City of Huntington cuts

by Tony Rutherford HuntingtonNews.Net Reporter
Editor's Note: Per Capita Income in Comparison Cities Generally Higher than Huntington, WV
Editor's Note: Per Capita Income in Comparison Cities Generally Higher than Huntington, WV

HUNTINGTON, WV  (HNN) – Designated as one of the first West Virginia cities feeling the impact of the state’s actuary switching from 2002 national assumptions to 2009 Almost Heaven actuarial assumptions, members of the Huntington City Council finance committee and the Mayor Kim Wolfe administration worked for about four hours on the $4.2 million dollar shortfall.

Council Finance Director convened the meeting with a “we have work to do” sense of imperativeness; however, by a midway recess two philosophies for finding the funds emerged.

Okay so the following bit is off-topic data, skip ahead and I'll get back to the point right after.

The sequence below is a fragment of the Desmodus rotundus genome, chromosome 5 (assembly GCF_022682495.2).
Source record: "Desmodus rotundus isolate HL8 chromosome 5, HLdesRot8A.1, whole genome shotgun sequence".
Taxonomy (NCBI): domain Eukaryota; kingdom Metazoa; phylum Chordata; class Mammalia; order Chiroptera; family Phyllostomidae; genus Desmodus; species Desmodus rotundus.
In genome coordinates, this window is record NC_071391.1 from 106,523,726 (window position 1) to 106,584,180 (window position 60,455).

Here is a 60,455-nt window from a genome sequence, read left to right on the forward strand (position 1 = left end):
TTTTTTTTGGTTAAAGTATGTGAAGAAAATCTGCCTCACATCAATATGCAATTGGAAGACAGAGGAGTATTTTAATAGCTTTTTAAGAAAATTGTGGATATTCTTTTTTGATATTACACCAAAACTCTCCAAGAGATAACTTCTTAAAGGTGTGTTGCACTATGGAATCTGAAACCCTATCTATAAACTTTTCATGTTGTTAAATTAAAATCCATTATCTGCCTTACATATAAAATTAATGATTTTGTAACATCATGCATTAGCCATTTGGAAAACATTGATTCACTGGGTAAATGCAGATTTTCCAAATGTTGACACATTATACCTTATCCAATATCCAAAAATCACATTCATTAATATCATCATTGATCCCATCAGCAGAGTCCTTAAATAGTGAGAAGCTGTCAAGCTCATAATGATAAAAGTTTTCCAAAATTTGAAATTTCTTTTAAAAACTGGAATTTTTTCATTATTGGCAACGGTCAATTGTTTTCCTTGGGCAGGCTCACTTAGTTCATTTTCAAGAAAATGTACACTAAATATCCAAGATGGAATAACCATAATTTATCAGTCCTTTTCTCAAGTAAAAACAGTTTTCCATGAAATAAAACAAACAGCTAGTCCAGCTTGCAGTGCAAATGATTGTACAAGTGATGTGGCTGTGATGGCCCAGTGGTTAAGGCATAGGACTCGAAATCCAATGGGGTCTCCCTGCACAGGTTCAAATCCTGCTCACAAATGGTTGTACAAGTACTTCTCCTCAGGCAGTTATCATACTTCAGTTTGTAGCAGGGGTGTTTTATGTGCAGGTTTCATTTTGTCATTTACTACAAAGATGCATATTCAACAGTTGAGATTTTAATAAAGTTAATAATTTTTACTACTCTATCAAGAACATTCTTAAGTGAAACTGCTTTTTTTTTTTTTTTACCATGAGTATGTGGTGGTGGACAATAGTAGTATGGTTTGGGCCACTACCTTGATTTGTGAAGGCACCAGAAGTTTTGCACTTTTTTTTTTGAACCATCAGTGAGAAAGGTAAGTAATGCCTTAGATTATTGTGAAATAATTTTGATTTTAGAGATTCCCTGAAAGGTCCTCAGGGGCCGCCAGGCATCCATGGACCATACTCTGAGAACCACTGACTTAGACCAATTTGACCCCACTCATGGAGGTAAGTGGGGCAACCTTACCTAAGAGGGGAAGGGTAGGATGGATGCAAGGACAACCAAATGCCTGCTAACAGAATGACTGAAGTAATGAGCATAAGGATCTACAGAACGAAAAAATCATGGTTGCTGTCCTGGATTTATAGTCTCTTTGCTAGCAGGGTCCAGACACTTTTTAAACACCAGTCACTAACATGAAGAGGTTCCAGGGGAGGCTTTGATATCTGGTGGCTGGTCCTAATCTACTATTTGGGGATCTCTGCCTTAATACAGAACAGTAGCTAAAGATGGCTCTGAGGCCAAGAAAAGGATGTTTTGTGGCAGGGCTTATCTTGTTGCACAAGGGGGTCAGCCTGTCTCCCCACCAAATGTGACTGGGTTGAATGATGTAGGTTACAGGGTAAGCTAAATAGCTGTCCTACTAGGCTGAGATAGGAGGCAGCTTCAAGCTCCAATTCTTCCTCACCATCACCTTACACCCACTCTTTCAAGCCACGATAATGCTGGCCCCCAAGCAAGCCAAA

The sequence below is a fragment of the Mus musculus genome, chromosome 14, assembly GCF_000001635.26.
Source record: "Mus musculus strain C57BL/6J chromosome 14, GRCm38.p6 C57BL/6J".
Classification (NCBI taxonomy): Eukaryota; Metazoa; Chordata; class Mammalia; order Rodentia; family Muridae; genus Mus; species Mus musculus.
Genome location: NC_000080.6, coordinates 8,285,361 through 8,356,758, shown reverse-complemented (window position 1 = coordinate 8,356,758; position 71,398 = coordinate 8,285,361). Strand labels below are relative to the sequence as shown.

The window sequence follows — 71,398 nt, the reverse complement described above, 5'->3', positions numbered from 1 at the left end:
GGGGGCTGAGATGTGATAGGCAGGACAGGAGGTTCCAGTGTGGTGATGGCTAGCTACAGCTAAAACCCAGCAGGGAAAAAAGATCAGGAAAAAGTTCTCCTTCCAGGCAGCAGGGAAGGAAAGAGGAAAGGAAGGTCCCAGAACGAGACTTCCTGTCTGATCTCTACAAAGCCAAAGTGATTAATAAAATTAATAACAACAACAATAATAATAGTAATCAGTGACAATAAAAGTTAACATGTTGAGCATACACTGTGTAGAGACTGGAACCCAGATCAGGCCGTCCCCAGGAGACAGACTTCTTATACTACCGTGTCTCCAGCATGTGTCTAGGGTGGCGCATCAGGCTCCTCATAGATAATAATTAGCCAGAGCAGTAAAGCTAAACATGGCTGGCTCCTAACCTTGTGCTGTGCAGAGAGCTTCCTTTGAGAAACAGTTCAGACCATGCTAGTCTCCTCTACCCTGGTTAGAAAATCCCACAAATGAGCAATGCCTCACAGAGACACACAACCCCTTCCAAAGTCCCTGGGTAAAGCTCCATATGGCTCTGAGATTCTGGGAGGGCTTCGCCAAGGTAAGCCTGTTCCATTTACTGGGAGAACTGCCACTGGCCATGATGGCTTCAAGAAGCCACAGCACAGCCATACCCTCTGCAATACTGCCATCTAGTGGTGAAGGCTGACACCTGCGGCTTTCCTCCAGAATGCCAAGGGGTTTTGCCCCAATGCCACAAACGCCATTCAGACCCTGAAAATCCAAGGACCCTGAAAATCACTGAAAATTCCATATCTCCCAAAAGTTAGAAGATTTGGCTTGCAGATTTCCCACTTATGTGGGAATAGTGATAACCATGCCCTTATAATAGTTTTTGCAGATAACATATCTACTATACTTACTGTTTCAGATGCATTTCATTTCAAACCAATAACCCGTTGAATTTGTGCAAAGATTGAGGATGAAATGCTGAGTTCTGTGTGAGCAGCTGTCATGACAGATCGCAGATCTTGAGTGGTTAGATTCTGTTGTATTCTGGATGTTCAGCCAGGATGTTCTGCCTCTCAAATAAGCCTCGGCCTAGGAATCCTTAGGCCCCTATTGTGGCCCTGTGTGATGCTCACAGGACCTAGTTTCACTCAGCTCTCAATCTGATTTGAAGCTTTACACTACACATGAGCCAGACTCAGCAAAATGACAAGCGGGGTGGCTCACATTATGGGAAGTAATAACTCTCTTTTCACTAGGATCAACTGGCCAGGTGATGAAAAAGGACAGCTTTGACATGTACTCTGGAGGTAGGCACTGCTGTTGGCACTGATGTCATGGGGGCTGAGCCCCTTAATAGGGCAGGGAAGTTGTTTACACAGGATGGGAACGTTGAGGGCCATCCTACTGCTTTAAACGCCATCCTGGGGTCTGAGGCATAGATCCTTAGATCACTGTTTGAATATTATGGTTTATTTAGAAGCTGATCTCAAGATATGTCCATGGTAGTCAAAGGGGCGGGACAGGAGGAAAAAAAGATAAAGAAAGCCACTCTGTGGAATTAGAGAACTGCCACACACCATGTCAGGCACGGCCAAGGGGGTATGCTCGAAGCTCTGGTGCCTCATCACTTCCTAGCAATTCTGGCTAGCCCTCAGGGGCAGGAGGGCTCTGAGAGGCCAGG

Led by council member Jim Insco , who has assumed the role of sacred cow slayer, he reflected the disappointments expressed earlier by Williams and himself --- that the administration had chosen to fill in the funding gap with few cuts and mostly tax increases.  On the other hand, Mayor Wolfe’s proposals ensure that a repeat of the Felinton administration’s wholesale layoffs do not send the City of Huntington regressing due to the pension crisis.

Left unsaid, whatever the combination of proposals, the outcome will not be pretty.

Following a rundown of the proposals submitted by the Wolfe Administration,  Insco brought out the scissors based on the council approved across-the-board ten percent cuts.  His proposals, many of which seem to have support of the committee, include the following reductions:

                FIRE DEPARTMENT,  $500,000

                POLICE DEPARTMENT, $200,000 to $225,000

                CITY HALL SEVEN LAYOFFS, $200,000